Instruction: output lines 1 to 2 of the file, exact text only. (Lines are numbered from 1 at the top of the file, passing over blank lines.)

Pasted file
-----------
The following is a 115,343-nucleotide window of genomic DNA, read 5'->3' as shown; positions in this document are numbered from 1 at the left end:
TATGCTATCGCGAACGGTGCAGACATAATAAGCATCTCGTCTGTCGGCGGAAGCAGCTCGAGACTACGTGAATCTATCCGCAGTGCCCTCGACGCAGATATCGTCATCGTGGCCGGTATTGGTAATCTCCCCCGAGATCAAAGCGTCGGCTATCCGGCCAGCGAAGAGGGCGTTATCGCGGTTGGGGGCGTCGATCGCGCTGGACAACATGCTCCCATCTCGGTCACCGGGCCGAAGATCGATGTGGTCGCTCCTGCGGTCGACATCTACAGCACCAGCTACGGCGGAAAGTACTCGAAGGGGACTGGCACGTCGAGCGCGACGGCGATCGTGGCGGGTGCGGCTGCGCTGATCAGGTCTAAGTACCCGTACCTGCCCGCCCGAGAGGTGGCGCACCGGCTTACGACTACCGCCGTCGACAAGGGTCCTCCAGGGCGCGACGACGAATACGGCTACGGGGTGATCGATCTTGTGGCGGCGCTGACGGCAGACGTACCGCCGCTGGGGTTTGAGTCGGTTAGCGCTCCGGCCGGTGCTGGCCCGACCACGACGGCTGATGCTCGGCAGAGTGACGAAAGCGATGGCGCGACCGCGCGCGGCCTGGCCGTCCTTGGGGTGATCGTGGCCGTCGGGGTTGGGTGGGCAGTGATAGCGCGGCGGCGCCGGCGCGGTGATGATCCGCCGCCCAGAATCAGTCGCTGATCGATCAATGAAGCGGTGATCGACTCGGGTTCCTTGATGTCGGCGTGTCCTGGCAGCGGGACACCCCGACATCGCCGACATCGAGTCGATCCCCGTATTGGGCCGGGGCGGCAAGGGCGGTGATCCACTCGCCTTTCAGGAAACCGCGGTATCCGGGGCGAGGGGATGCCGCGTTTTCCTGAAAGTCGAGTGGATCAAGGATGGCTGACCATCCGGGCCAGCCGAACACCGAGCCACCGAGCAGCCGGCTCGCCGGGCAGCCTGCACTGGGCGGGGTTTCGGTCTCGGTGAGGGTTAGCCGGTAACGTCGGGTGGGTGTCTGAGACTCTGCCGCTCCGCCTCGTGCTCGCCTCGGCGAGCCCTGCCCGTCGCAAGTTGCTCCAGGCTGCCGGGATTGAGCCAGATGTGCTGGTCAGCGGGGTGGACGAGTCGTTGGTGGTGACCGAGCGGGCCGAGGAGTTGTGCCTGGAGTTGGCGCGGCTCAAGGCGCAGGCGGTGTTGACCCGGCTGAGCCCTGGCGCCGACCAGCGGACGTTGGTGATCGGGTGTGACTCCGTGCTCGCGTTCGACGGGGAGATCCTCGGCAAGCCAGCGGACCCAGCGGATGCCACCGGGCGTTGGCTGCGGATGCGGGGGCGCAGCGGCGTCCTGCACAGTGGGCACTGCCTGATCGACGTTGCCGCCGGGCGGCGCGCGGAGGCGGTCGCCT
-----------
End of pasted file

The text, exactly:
The following is a 115,343-nucleotide window of genomic DNA, read 5'->3' as shown; positions in this document are numbered from 1 at the left end:
TATGCTATCGCGAACGGTGCAGACATAATAAGCATCTCGTCTGTCGGCGGAAGCAGCTCGAGACTACGTGAATCTATCCGCAGTGCCCTCGACGCAGATATCGTCATCGTGGCCGGTATTGGTAATCTCCCCCGAGATCAAAGCGTCGGCTATCCGGCCAGCGAAGAGGGCGTTATCGCGGTTGGGGGCGTCGATCGCGCTGGACAACATGCTCCCATCTCGGTCACCGGGCCGAAGATCGATGTGGTCGCTCCTGCGGTCGACATCTACAGCACCAGCTACGGCGGAAAGTACTCGAAGGGGACTGGCACGTCGAGCGCGACGGCGATCGTGGCGGGTGCGGCTGCGCTGATCAGGTCTAAGTACCCGTACCTGCCCGCCCGAGAGGTGGCGCACCGGCTTACGACTACCGCCGTCGACAAGGGTCCTCCAGGGCGCGACGACGAATACGGCTACGGGGTGATCGATCTTGTGGCGGCGCTGACGGCAGACGTACCGCCGCTGGGGTTTGAGTCGGTTAGCGCTCCGGCCGGTGCTGGCCCGACCACGACGGCTGATGCTCGGCAGAGTGACGAAAGCGATGGCGCGACCGCGCGCGGCCTGGCCGTCCTTGGGGTGATCGTGGCCGTCGGGGTTGGGTGGGCAGTGATAGCGCGGCGGCGCCGGCGCGGTGATGATCCGCCGCCCAGAATCAGTCGCTGATCGATCAATGAAGCGGTGATCGACTCGGGTTCCTTGATGTCGGCGTGTCCTGGCAGCGGGACACCCCGACATCGCCGACATCGAGTCGATCCCCGTATTGGGCCGGGGCGGCAAGGGCGGTGATCCACTCGCCTTTCAGGAAACCGCGGTATCCGGGGCGAGGGGATGCCGCGTTTTCCTGAAAGTCGAGTGGATCAAGGATGGCTGACCATCCGGGCCAGCCGAACACCGAGCCACCGAGCAGCCGGCTCGCCGGGCAGCCTGCACTGGGCGGGGTTTCGGTCTCGGTGAGGGTTAGCCGGTAACGTCGGGTGGGTGTCTGAGACTCTGCCGCTCCGCCTCGTGCTCGCCTCGGCGAGCCCTGCCCGTCGCAAGTTGCTCCAGGCTGCCGGGATTGAGCCAGATGTGCTGGTCAGCGGGGTGGACGAGTCGTTGGTGGTGACCGAGCGGGCCGAGGAGTTGTGCCTGGAGTTGGCGCGGCTCAAGGCGCAGGCGGTGTTGACCCGGCTGAGCCCTGGCGCCGACCAGCGGACGTTGGTGATCGGGTGTGACTCCGTGCTCGCGTTCGACGGGGAGATCCTCGGCAAGCCAGCGGACCCAGCGGATGCCACCGGGCGTTGGCTGCGGATGCGGGGGCGCAGCGGCGTCCTGCACAGTGGGCACTGCCTGATCGACGTTGCCGCCGGGCGGCGCGCGGAGGCGGTCGCCT